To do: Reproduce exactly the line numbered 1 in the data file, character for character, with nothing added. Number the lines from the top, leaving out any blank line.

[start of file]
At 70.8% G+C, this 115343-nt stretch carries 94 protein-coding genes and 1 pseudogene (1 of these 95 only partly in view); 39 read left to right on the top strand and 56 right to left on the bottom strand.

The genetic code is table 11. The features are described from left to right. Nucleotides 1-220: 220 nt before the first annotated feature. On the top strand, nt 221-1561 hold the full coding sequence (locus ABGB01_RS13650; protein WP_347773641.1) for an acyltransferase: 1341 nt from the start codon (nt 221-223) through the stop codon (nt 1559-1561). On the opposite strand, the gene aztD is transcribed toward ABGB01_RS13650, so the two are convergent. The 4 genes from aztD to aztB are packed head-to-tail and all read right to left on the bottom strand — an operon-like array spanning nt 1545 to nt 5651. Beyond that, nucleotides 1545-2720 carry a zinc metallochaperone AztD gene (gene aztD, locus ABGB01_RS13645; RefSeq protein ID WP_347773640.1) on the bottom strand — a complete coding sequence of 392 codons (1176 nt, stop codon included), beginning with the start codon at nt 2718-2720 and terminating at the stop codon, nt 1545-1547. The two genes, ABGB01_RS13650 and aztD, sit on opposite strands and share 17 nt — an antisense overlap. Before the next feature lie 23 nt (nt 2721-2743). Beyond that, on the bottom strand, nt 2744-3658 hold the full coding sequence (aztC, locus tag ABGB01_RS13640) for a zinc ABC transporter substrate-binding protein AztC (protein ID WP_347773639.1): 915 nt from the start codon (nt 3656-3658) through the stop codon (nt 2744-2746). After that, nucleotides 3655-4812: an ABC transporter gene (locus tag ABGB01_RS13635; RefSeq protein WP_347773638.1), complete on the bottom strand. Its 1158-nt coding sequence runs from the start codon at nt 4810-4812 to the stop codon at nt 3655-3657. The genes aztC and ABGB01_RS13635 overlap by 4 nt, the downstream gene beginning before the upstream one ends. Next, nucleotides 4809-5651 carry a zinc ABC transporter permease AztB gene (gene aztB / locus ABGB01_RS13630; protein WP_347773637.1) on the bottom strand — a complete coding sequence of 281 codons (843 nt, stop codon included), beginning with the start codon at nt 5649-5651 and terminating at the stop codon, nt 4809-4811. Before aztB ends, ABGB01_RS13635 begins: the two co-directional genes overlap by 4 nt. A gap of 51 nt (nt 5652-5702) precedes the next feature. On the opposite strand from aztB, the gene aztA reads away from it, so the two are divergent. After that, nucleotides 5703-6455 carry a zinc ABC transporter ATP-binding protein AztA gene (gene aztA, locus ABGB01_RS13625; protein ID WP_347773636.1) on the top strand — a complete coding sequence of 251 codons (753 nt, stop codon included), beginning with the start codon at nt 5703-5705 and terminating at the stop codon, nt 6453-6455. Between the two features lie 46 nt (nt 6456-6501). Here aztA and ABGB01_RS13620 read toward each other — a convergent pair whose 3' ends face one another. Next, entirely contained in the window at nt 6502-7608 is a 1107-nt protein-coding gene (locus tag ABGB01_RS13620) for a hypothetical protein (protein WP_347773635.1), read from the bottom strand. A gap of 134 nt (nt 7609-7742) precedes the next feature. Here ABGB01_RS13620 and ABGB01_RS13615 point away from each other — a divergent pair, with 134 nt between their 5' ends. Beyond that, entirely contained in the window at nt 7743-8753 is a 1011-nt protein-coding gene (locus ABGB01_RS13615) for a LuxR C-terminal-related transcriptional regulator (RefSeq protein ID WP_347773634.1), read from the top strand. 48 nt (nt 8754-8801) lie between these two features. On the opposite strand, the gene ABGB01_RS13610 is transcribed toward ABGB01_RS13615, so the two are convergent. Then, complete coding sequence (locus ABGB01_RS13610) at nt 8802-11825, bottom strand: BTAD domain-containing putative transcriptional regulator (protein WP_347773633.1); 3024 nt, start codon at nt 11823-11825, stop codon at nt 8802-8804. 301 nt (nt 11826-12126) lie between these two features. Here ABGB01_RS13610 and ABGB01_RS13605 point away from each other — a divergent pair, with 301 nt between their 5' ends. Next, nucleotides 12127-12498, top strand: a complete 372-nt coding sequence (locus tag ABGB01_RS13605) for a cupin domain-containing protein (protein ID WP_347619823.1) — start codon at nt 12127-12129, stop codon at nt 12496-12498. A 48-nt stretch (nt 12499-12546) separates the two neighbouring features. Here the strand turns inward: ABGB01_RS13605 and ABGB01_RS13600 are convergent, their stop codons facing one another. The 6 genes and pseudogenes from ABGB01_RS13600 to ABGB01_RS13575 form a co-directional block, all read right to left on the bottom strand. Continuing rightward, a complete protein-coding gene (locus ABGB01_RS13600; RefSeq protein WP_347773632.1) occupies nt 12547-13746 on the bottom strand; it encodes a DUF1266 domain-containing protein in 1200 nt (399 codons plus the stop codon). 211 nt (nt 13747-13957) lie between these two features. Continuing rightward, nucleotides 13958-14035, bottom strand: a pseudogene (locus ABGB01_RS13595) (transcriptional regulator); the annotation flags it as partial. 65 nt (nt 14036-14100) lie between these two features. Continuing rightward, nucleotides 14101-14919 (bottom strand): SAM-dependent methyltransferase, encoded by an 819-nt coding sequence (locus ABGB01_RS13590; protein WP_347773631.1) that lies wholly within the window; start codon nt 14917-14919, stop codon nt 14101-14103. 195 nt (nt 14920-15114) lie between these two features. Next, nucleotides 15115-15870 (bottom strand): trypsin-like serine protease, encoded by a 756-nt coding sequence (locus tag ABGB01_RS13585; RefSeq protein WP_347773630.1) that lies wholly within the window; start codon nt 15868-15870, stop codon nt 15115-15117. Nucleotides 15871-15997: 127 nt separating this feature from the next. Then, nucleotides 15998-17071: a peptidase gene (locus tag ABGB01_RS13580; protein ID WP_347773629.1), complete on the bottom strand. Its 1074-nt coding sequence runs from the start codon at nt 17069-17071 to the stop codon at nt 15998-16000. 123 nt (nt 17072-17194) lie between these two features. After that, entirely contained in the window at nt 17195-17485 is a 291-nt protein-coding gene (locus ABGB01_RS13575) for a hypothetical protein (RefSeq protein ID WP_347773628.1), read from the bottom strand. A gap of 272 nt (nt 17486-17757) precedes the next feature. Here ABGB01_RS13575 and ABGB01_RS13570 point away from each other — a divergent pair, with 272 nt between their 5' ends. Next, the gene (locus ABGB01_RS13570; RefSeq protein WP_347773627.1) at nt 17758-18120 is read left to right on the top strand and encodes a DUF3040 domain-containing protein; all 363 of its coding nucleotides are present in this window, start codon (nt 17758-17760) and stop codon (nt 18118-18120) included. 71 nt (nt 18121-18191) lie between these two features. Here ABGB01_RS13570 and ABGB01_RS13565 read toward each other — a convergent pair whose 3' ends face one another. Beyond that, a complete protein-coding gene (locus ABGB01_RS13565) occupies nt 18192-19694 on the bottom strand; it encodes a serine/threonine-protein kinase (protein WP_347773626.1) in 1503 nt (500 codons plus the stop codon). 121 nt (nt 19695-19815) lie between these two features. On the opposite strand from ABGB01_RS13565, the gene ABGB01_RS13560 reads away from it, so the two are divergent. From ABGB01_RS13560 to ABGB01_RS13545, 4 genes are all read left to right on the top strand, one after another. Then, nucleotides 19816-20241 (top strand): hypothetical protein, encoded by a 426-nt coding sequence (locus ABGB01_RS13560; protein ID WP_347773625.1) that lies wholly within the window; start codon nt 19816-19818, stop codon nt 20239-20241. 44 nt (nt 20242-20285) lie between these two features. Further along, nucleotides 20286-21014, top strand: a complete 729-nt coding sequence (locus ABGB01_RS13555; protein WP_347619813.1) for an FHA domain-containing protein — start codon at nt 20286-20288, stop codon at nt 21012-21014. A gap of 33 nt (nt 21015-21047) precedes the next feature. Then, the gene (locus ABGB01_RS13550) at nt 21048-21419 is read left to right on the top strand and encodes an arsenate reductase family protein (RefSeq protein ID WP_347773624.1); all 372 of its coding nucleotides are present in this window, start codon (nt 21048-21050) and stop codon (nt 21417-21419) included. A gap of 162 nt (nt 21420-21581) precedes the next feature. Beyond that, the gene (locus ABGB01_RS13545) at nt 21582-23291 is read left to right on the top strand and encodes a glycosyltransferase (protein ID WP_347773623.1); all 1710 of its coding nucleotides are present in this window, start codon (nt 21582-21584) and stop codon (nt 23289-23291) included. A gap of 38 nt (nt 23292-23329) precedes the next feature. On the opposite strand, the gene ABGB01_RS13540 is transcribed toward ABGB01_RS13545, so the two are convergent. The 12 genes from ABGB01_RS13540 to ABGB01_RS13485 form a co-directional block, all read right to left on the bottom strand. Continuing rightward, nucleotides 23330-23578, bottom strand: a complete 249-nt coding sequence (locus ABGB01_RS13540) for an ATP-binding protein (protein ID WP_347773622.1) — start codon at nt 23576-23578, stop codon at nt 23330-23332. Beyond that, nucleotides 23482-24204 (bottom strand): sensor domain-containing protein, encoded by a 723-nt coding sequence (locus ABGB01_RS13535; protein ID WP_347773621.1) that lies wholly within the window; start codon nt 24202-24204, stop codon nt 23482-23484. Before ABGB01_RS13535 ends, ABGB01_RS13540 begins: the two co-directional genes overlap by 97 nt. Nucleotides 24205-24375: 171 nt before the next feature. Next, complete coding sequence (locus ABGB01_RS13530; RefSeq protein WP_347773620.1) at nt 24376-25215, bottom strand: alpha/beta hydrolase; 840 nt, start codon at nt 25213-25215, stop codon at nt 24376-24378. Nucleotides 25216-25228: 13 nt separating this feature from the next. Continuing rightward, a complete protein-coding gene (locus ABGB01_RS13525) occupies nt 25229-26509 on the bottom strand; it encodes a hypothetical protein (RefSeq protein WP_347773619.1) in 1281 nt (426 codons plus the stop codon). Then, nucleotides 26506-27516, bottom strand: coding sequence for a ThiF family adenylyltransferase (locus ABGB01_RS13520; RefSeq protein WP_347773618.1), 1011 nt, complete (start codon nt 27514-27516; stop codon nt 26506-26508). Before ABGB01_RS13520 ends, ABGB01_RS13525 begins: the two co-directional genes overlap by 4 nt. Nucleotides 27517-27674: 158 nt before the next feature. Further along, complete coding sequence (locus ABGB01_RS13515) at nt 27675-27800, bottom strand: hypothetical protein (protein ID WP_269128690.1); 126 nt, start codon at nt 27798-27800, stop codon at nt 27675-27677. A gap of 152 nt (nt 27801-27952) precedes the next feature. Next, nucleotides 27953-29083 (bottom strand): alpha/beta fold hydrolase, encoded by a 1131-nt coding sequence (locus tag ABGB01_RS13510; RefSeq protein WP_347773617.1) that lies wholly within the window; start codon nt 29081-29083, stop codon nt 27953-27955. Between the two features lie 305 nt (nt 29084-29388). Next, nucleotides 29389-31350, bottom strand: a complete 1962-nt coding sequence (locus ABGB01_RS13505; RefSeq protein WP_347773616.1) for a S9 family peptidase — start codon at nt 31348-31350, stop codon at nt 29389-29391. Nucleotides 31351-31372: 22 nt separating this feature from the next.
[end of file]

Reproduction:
At 70.8% G+C, this 115343-nt stretch carries 94 protein-coding genes and 1 pseudogene (1 of these 95 only partly in view); 39 read left to right on the top strand and 56 right to left on the bottom strand.